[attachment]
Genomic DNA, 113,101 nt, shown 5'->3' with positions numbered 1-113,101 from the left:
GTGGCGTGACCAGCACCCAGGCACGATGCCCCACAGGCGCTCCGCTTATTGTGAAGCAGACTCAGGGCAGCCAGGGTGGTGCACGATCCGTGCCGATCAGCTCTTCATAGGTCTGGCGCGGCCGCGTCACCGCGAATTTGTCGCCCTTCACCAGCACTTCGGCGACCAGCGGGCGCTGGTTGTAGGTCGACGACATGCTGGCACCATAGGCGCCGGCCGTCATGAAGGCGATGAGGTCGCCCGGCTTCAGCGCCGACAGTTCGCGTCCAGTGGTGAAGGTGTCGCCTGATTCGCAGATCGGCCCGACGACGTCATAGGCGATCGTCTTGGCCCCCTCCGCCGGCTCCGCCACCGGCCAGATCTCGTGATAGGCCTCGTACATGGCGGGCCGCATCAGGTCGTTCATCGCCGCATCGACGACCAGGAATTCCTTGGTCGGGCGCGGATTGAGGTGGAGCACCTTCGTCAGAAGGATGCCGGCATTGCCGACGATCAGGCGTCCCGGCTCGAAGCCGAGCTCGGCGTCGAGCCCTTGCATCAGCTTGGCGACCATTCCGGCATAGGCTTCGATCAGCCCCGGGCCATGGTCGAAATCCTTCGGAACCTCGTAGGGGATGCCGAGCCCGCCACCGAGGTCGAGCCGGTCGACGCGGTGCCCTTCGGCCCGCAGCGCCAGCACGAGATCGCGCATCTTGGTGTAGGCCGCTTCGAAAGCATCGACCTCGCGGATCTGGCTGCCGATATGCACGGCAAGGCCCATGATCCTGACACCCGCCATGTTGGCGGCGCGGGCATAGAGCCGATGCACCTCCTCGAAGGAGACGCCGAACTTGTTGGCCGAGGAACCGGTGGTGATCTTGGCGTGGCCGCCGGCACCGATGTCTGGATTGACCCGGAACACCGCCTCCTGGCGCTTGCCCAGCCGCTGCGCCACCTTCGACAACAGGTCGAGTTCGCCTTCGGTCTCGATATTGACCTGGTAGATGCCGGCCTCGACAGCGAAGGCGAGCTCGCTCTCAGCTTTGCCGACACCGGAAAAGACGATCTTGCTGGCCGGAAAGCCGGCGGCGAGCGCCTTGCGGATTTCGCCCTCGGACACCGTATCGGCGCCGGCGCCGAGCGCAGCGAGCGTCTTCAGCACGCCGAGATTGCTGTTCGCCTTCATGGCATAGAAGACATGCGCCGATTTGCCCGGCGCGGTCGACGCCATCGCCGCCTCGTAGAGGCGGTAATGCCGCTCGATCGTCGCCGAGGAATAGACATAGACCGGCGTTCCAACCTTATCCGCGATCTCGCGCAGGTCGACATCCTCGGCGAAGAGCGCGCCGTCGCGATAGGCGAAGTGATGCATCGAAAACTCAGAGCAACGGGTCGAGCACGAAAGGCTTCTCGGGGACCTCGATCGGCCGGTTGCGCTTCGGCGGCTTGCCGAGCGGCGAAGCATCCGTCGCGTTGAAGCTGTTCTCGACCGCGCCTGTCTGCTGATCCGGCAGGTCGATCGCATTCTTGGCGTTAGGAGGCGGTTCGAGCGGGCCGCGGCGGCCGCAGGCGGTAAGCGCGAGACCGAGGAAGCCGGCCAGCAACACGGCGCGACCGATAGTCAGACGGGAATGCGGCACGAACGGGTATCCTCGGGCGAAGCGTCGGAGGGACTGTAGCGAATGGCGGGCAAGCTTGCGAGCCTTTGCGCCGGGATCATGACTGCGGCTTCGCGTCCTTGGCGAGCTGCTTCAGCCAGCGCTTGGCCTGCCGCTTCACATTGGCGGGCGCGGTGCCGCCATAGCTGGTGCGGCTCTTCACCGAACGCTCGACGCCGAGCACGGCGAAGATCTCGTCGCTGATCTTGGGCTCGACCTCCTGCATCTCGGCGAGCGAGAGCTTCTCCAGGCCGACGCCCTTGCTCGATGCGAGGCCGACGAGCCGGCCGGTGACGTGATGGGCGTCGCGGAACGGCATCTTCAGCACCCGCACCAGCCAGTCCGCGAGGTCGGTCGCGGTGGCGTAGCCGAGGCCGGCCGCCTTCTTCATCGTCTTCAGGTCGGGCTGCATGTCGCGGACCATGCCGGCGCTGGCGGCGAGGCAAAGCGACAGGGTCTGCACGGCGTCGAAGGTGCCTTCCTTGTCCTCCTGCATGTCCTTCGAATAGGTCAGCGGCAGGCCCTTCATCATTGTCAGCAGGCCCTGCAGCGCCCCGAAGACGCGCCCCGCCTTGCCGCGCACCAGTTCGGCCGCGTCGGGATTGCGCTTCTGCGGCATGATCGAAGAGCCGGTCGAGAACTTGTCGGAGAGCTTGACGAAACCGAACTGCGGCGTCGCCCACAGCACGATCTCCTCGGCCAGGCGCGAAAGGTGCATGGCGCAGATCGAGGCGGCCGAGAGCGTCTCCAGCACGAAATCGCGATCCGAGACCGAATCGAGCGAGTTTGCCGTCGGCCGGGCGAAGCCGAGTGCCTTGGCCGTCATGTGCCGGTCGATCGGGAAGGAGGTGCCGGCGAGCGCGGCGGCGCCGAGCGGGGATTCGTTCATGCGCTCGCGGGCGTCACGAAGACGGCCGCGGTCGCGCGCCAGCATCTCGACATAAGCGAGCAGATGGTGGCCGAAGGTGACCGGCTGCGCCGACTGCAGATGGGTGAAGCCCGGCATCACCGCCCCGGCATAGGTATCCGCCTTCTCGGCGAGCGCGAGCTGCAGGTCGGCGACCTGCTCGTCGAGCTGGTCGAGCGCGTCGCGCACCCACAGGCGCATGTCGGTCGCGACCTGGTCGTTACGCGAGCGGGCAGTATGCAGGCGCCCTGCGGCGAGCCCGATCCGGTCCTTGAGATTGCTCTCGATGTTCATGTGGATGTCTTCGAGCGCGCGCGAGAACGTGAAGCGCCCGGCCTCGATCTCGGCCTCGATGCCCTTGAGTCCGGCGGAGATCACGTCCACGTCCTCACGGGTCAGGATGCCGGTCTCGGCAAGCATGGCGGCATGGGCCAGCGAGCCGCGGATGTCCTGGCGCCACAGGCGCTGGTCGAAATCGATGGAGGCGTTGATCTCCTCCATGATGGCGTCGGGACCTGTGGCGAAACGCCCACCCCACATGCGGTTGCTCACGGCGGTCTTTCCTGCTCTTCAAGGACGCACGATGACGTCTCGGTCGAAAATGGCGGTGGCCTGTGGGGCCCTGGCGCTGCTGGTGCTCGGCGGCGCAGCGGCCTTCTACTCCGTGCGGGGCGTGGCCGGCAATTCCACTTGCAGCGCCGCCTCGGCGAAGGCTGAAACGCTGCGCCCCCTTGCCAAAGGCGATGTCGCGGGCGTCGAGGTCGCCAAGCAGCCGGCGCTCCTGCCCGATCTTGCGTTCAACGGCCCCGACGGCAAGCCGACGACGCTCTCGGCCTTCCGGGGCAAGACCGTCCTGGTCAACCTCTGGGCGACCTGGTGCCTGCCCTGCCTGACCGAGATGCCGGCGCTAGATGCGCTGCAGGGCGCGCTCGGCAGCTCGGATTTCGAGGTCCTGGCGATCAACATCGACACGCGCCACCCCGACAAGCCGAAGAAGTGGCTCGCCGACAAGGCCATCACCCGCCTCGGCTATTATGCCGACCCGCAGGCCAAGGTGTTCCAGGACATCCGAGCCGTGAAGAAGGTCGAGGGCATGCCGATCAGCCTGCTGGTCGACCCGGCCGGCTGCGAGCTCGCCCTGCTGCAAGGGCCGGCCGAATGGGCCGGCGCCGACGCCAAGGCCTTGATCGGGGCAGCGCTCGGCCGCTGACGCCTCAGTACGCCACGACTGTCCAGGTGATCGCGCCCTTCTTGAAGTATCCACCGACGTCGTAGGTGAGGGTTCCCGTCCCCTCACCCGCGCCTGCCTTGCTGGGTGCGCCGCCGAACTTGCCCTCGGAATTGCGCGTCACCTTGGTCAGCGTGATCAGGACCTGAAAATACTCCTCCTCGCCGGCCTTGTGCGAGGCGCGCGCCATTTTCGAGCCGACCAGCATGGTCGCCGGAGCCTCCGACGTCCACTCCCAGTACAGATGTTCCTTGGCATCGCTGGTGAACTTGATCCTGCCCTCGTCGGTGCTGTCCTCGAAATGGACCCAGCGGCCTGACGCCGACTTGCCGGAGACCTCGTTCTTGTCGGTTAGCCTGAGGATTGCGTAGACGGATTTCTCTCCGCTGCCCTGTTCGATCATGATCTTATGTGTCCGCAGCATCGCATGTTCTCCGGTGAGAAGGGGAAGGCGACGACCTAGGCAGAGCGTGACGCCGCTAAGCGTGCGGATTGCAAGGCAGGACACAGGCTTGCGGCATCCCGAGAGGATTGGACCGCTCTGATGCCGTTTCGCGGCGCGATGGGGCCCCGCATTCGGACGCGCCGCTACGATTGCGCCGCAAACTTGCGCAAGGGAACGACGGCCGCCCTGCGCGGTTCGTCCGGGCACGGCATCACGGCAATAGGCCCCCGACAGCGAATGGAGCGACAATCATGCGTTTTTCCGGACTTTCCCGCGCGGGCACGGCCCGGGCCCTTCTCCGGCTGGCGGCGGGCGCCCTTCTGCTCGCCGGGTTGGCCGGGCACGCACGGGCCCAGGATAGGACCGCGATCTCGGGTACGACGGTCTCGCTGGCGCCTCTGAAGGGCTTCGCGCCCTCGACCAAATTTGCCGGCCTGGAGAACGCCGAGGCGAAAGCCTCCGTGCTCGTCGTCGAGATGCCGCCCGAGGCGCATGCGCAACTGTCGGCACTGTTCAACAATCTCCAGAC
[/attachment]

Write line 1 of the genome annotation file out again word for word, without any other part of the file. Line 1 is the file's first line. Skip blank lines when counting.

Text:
Genomic DNA, 113,101 nt, shown 5'->3' with positions numbered 1-113,101 from the left: